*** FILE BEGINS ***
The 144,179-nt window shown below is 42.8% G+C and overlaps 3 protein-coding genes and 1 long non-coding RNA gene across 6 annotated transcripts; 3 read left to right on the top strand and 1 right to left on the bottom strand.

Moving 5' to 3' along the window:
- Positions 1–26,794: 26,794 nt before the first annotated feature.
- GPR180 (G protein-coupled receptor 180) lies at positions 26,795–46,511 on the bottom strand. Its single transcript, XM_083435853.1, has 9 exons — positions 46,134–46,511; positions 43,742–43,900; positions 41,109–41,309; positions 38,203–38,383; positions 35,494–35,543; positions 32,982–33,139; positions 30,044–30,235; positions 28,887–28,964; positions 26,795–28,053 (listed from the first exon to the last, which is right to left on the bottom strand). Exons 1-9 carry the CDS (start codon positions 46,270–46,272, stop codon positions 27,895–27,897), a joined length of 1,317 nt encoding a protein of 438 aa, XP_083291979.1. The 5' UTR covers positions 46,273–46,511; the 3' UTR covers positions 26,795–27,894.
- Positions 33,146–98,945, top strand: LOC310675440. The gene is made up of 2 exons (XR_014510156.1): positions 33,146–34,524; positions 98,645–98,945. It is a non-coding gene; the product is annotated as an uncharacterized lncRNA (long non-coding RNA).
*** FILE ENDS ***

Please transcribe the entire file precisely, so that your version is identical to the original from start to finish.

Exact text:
The 144,179-nt window shown below is 42.8% G+C and overlaps 3 protein-coding genes and 1 long non-coding RNA gene across 6 annotated transcripts; 3 read left to right on the top strand and 1 right to left on the bottom strand.

Moving 5' to 3' along the window:
- Positions 1–26,794: 26,794 nt before the first annotated feature.
- GPR180 (G protein-coupled receptor 180) lies at positions 26,795–46,511 on the bottom strand. Its single transcript, XM_083435853.1, has 9 exons — positions 46,134–46,511; positions 43,742–43,900; positions 41,109–41,309; positions 38,203–38,383; positions 35,494–35,543; positions 32,982–33,139; positions 30,044–30,235; positions 28,887–28,964; positions 26,795–28,053 (listed from the first exon to the last, which is right to left on the bottom strand). Exons 1-9 carry the CDS (start codon positions 46,270–46,272, stop codon positions 27,895–27,897), a joined length of 1,317 nt encoding a protein of 438 aa, XP_083291979.1. The 5' UTR covers positions 46,273–46,511; the 3' UTR covers positions 26,795–27,894.
- Positions 33,146–98,945, top strand: LOC310675440. The gene is made up of 2 exons (XR_014510156.1): positions 33,146–34,524; positions 98,645–98,945. It is a non-coding gene; the product is annotated as an uncharacterized lncRNA (long non-coding RNA).